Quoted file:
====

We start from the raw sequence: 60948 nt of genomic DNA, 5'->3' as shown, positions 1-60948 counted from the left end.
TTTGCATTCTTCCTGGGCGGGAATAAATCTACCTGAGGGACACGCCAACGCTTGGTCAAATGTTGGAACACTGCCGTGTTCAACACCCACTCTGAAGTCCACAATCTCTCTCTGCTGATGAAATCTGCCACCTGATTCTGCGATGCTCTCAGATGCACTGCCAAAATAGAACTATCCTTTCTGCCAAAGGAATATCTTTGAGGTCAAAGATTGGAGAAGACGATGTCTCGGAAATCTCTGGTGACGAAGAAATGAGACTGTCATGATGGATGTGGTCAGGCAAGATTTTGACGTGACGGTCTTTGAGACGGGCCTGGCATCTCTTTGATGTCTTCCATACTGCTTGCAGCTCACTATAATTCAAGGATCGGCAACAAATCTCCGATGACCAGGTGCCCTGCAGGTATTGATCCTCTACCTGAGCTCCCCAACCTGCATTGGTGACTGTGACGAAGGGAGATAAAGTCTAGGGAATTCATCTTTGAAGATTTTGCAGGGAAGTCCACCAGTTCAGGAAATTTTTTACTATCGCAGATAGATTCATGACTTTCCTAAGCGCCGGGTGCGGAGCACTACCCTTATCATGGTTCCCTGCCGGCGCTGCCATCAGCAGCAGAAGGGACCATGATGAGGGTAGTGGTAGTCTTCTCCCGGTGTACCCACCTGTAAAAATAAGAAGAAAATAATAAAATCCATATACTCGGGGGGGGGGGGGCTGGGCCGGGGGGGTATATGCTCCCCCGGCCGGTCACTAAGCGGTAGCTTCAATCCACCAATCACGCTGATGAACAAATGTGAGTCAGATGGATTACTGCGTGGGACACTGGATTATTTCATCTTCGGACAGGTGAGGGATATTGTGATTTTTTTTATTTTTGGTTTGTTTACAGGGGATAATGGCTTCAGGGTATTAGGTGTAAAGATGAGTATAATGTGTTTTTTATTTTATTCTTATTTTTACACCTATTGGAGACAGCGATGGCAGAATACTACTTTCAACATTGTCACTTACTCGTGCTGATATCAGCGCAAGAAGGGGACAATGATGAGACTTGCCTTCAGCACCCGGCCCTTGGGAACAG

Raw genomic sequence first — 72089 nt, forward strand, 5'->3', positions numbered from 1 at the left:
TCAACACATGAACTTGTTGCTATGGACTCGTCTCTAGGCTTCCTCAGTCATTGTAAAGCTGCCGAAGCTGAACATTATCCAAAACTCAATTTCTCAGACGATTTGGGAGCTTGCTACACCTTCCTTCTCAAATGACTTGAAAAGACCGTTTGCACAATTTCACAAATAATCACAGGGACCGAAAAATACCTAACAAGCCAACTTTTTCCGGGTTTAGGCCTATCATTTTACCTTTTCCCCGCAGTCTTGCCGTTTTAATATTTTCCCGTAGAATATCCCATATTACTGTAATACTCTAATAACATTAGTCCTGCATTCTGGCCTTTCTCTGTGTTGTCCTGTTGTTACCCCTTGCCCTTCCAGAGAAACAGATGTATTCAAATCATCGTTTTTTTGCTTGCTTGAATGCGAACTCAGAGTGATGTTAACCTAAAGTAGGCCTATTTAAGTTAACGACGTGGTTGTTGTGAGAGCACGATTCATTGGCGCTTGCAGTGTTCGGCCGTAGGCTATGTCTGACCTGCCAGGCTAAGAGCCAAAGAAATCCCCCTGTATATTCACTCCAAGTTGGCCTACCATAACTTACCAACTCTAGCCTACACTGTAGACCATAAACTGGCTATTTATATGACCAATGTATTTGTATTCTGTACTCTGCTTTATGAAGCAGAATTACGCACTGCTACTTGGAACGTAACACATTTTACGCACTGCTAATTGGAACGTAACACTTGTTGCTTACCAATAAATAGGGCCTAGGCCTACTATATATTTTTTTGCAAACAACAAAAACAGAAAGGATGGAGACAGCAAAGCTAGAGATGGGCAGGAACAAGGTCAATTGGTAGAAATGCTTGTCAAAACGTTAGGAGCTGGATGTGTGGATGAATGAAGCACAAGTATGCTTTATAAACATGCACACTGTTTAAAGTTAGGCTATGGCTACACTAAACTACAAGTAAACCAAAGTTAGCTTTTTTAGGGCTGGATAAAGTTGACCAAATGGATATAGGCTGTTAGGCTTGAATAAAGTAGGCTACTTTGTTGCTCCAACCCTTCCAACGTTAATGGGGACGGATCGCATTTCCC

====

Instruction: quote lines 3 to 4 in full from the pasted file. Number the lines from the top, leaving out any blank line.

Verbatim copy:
Raw genomic sequence first — 72089 nt, forward strand, 5'->3', positions numbered from 1 at the left:
TCAACACATGAACTTGTTGCTATGGACTCGTCTCTAGGCTTCCTCAGTCATTGTAAAGCTGCCGAAGCTGAACATTATCCAAAACTCAATTTCTCAGACGATTTGGGAGCTTGCTACACCTTCCTTCTCAAATGACTTGAAAAGACCGTTTGCACAATTTCACAAATAATCACAGGGACCGAAAAATACCTAACAAGCCAACTTTTTCCGGGTTTAGGCCTATCATTTTACCTTTTCCCCGCAGTCTTGCCGTTTTAATATTTTCCCGTAGAATATCCCATATTACTGTAATACTCTAATAACATTAGTCCTGCATTCTGGCCTTTCTCTGTGTTGTCCTGTTGTTACCCCTTGCCCTTCCAGAGAAACAGATGTATTCAAATCATCGTTTTTTTGCTTGCTTGAATGCGAACTCAGAGTGATGTTAACCTAAAGTAGGCCTATTTAAGTTAACGACGTGGTTGTTGTGAGAGCACGATTCATTGGCGCTTGCAGTGTTCGGCCGTAGGCTATGTCTGACCTGCCAGGCTAAGAGCCAAAGAAATCCCCCTGTATATTCACTCCAAGTTGGCCTACCATAACTTACCAACTCTAGCCTACACTGTAGACCATAAACTGGCTATTTATATGACCAATGTATTTGTATTCTGTACTCTGCTTTATGAAGCAGAATTACGCACTGCTACTTGGAACGTAACACATTTTACGCACTGCTAATTGGAACGTAACACTTGTTGCTTACCAATAAATAGGGCCTAGGCCTACTATATATTTTTTTGCAAACAACAAAAACAGAAAGGATGGAGACAGCAAAGCTAGAGATGGGCAGGAACAAGGTCAATTGGTAGAAATGCTTGTCAAAACGTTAGGAGCTGGATGTGTGGATGAATGAAGCACAAGTATGCTTTATAAACATGCACACTGTTTAAAGTTAGGCTATGGCTACACTAAACTACAAGTAAACCAAAGTTAGCTTTTTTAGGGCTGGATAAAGTTGACCAAATGGATATAGGCTGTTAGGCTTGAATAAAGTAGGCTACTTTGTTGCTCCAACCCTTCCAACGTTAATGGGGACGGATCGCATTTCCC